For my dissertation I wanted to offer women, a sustainable solution, something that would truly help them feel better about their bodies and themselves.

Why don’t you study meditation, Karen said.

My first thought was, no thank you. I didn’t go to grad school to teach meditation. Karen was persistent. Luckily through research and networking, I discovered self-compassion, the solutions that I was looking for. I connected with self-compassion pioneer Kristen Neff, who agreed to be on my dissertation committee. She also offered to help me publish my study on Body Dissatisfaction and Self-compassion in Women on one condition: You must take the Mindful Self-compassion training.

Mindful self-compassion transformed my life (You can read more about my experience HERE.). I learned how to be kind to myself rather and engage process difficult emotions including sadness. Self-compassion was a life raft, keeping me afloat through dark periods, and a parachute, enabling me to fly when faced with fear and challenges.

For example, in January when my husband served me with nasty divorce papers that painted me as a bizarre lunatic for leaving him, I was devastated. Instead of acting out, engaging in destructive behaviors, beating myself up, or seeking revenge; I treated myself like a good friend. I gave myself what I needed. I drew a hot bath and cried in my Beau’s arms for what felt like an eternity.

Over the last six months there have been dozens of dark days and moments. Ending a 25- year marriage was horribly painful. The divorce proceedings got uglier and uglier generating more grief and sadness than I thought I could bear. Simultaneously I lost sight in my right eye three times triggering additional fear, anxiety, and sadness.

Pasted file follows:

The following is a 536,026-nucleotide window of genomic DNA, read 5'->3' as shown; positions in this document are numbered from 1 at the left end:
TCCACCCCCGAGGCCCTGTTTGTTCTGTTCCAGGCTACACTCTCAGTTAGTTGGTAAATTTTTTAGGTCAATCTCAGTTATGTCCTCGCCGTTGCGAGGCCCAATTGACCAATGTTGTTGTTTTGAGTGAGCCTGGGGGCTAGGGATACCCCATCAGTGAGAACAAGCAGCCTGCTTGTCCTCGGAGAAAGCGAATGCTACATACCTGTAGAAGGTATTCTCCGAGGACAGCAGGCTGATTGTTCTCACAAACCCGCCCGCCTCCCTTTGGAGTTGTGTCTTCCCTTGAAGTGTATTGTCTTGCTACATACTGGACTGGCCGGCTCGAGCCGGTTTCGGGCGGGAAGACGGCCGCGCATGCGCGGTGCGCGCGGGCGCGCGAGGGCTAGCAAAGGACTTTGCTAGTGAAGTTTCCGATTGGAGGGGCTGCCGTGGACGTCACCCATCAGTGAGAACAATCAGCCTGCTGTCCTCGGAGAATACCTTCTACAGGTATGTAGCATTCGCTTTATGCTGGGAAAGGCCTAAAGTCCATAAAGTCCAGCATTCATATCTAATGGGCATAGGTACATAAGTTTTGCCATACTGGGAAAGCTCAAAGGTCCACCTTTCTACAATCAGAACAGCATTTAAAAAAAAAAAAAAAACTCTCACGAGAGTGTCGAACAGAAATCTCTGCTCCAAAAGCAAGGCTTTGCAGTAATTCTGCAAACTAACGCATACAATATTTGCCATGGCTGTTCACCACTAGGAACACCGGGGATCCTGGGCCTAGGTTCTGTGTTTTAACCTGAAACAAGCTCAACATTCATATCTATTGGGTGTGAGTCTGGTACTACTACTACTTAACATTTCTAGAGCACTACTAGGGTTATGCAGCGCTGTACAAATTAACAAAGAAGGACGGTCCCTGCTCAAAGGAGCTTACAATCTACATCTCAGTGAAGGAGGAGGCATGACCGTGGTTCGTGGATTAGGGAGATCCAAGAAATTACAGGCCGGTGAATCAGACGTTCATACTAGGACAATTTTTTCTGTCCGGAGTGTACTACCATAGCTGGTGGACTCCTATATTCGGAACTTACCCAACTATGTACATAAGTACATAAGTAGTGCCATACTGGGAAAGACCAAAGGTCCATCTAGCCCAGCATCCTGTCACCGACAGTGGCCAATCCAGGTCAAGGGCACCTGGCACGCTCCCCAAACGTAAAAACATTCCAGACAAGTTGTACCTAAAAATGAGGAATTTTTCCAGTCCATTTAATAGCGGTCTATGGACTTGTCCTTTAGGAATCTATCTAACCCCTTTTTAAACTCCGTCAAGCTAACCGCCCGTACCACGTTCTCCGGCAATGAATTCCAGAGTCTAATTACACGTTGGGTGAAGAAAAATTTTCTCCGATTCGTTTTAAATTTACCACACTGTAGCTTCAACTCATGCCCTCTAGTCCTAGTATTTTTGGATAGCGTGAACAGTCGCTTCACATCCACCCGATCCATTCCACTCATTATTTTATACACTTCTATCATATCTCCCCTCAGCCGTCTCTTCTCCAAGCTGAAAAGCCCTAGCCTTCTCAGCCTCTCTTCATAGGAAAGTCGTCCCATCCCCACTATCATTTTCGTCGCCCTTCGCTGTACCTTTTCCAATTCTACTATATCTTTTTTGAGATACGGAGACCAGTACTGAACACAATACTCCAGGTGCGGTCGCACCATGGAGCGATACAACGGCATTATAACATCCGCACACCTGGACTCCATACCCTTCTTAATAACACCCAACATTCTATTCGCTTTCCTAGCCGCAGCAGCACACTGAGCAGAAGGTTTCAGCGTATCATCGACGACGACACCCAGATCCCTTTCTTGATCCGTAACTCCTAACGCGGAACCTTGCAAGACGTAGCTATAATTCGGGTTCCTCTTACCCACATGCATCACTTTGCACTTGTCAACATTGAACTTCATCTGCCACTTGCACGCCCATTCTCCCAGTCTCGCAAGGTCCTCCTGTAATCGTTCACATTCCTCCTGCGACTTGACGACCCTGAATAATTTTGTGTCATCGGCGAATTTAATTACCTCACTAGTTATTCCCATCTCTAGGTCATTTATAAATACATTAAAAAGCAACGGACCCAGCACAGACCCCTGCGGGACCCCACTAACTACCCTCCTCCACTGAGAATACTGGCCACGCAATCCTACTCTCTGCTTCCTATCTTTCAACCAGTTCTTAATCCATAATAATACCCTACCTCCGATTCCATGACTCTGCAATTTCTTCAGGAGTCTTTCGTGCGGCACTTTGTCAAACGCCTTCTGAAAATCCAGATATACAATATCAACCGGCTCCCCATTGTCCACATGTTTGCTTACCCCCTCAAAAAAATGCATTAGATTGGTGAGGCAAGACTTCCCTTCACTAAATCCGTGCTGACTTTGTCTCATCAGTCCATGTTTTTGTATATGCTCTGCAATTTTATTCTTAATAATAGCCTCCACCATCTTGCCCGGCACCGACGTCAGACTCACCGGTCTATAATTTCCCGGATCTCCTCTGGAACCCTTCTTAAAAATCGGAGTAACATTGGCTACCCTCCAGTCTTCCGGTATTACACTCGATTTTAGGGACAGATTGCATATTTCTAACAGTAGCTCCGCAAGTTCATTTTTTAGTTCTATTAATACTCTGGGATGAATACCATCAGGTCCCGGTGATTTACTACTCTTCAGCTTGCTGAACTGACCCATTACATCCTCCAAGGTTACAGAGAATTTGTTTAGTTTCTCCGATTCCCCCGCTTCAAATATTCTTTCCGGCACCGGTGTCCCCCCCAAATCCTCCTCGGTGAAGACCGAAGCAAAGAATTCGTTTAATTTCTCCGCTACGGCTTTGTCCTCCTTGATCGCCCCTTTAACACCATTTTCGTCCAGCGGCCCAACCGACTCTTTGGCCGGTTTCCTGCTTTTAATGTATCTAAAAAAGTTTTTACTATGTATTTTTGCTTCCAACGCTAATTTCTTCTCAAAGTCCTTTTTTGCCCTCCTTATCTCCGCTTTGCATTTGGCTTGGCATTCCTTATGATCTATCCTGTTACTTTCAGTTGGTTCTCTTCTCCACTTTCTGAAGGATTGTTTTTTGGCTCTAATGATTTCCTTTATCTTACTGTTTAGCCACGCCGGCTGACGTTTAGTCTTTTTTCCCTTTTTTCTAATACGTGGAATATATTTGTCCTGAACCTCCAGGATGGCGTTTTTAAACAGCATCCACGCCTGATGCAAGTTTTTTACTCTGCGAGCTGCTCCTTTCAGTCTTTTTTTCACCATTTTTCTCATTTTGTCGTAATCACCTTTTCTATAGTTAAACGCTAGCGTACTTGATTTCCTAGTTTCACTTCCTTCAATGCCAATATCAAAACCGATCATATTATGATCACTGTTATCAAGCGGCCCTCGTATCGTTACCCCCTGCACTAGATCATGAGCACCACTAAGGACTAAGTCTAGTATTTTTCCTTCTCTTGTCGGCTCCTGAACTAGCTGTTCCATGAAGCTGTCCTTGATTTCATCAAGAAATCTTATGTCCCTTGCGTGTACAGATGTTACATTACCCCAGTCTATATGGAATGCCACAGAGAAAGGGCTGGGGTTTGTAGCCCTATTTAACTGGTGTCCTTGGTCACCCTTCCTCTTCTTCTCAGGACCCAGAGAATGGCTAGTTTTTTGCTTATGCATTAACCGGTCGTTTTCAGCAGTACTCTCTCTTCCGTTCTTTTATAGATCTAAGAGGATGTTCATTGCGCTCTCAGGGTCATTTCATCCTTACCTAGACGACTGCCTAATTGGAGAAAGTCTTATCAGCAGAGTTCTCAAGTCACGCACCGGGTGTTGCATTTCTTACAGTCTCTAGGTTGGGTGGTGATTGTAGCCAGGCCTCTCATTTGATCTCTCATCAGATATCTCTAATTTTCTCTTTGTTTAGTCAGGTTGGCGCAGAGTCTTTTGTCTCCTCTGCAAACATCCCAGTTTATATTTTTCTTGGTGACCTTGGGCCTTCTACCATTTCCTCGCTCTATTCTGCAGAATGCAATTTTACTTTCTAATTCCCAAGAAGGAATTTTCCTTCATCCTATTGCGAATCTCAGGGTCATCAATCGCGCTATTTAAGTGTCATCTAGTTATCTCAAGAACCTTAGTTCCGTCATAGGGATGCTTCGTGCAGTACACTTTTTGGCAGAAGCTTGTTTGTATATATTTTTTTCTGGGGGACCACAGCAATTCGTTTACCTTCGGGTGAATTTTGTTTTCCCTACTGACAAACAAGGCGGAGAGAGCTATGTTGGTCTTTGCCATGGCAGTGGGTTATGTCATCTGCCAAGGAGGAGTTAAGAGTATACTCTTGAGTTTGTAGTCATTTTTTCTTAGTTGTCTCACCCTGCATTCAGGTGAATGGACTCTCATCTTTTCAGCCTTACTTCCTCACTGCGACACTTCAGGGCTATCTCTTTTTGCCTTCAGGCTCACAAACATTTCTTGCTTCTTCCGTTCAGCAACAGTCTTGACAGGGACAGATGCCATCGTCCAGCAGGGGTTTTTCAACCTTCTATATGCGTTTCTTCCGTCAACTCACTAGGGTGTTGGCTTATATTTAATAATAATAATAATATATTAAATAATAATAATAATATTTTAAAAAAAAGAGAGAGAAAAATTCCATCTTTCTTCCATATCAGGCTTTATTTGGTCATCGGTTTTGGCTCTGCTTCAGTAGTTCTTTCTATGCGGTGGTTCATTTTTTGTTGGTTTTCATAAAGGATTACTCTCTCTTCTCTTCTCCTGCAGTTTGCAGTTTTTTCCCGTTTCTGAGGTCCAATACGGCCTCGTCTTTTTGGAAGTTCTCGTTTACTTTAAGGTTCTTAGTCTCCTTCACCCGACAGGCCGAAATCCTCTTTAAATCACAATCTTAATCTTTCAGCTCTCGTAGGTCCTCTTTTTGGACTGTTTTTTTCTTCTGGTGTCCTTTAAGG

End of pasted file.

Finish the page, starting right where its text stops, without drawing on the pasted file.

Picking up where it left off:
The divorce decree was only a single step on my JOurneY to a new life with out my X. The real work to becoming confident, happy, and independent required exploring hurt and breaking free from the emotional mayhem that made me want to end my marriage in the first place.

Throughout it all self-compassion was my savior. It can be yours too. Don’t worry if you have no idea how to start. Self-compassion can be leaned. It’s like a muscle, the more you use it the stronger it gets. No mater what you’re going through it can help you process difficult emotions, cope and grow stronger and more resilient. A self-compassion moment will change your day. Years of using it will transform your life inside and out.

Start small. Be kind to yourself rather than judgmental. Ask yourself two questions:

How would I treat a friend who is going through the same thing?

What do I need right now?

 

Then treat yourself accordingly.

 

When you’re going through a rough patch, let yourself be sad. You don’t have to be upbeat and positive all the time. Dive into your emotional experience. It’s the only way you’ll learn how to swim in murky waters.

Tame what you are feeling by naming it. Probe deep: What’s beneath the sadness… love, longing, fear, loneliness? What universal human need is behind the soft feelings? To be seen? Heard? Validated?

Next feel it to heal it. Gently scan your body in your mind from head to foot. Where is there tension and pain? In your jaw, throat, chest or stomach? Soften the tight places. Soothe them by rubbing gently. Then open to what arises. Let the physical sensations come and go like waves upon the ocean.

Sadness is a basic human emotion, a measure of how well and deeply you have loved. Expressing it will facilitate healing and carve a hole deep enough to hold your richest feelings. As the Buddhist monk, Thich Nhat Hanh says, “When we know how to suffer, we suffer much, much less.”

In the depth of your sorrow lies your deepest wealth. Touch and face it, you won’t drown. Instead you’ll be present and available to life and happiness. Sadness, longing, a broken heart are gifts that make us stronger, more alive, more capable of love. Without mud there can be no lotus.